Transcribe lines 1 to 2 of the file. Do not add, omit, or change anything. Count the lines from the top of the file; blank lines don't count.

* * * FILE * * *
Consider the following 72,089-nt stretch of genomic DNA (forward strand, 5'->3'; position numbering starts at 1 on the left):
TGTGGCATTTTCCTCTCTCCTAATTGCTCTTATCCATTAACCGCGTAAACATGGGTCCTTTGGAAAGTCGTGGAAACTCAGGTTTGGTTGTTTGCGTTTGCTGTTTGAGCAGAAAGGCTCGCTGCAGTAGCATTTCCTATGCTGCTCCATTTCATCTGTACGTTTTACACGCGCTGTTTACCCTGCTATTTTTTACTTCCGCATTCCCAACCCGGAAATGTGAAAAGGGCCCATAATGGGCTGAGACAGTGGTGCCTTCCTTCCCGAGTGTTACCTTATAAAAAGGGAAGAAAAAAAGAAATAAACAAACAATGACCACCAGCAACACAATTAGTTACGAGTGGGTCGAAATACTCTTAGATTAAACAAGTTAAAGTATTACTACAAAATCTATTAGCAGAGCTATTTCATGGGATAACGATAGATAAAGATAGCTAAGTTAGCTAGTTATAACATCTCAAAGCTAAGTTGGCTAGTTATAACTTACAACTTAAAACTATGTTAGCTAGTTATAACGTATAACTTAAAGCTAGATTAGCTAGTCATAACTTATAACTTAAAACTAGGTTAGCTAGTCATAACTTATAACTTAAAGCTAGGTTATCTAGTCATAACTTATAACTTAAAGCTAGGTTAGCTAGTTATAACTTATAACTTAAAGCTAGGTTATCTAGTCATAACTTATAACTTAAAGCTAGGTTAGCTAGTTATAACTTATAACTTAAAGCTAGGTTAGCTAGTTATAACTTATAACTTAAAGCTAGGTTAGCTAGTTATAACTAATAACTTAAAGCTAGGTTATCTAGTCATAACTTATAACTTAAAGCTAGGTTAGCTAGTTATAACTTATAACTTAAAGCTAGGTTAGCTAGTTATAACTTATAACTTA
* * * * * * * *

Consider the following 72,089-nt stretch of genomic DNA (forward strand, 5'->3'; position numbering starts at 1 on the left):
TGTGGCATTTTCCTCTCTCCTAATTGCTCTTATCCATTAACCGCGTAAACATGGGTCCTTTGGAAAGTCGTGGAAACTCAGGTTTGGTTGTTTGCGTTTGCTGTTTGAGCAGAAAGGCTCGCTGCAGTAGCATTTCCTATGCTGCTCCATTTCATCTGTACGTTTTACACGCGCTGTTTACCCTGCTATTTTTTACTTCCGCATTCCCAACCCGGAAATGTGAAAAGGGCCCATAATGGGCTGAGACAGTGGTGCCTTCCTTCCCGAGTGTTACCTTATAAAAAGGGAAGAAAAAAAGAAATAAACAAACAATGACCACCAGCAACACAATTAGTTACGAGTGGGTCGAAATACTCTTAGATTAAACAAGTTAAAGTATTACTACAAAATCTATTAGCAGAGCTATTTCATGGGATAACGATAGATAAAGATAGCTAAGTTAGCTAGTTATAACATCTCAAAGCTAAGTTGGCTAGTTATAACTTACAACTTAAAACTATGTTAGCTAGTTATAACGTATAACTTAAAGCTAGATTAGCTAGTCATAACTTATAACTTAAAACTAGGTTAGCTAGTCATAACTTATAACTTAAAGCTAGGTTATCTAGTCATAACTTATAACTTAAAGCTAGGTTAGCTAGTTATAACTTATAACTTAAAGCTAGGTTATCTAGTCATAACTTATAACTTAAAGCTAGGTTAGCTAGTTATAACTTATAACTTAAAGCTAGGTTAGCTAGTTATAACTTATAACTTAAAGCTAGGTTAGCTAGTTATAACTAATAACTTAAAGCTAGGTTATCTAGTCATAACTTATAACTTAAAGCTAGGTTAGCTAGTTATAACTTATAACTTAAAGCTAGGTTAGCTAGTTATAACTTATAACTTA